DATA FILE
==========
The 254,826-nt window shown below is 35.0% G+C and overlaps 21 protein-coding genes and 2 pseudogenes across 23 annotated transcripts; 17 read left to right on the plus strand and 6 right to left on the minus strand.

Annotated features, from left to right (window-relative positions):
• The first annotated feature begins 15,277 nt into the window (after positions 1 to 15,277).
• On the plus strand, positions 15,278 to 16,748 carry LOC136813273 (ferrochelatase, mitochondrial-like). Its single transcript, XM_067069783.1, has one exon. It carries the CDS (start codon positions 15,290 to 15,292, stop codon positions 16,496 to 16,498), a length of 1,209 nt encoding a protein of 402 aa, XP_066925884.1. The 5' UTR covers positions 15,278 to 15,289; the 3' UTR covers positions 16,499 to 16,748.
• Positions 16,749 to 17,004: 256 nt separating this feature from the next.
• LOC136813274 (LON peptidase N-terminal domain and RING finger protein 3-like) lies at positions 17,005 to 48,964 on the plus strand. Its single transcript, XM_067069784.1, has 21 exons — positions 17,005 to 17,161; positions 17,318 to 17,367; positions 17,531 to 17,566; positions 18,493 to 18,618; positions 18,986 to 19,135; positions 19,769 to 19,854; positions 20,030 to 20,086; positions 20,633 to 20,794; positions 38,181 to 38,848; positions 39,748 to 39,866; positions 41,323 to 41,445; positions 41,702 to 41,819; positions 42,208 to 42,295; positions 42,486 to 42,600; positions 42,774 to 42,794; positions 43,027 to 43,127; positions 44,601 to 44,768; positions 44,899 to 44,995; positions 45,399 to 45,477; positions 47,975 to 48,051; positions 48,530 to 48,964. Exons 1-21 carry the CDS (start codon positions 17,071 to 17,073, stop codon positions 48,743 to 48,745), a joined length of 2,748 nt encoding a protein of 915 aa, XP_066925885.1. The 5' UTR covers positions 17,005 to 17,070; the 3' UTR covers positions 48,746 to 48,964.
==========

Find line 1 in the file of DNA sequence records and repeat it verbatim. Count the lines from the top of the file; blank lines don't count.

The 254,826-nt window shown below is 35.0% G+C and overlaps 21 protein-coding genes and 2 pseudogenes across 23 annotated transcripts; 17 read left to right on the plus strand and 6 right to left on the minus strand.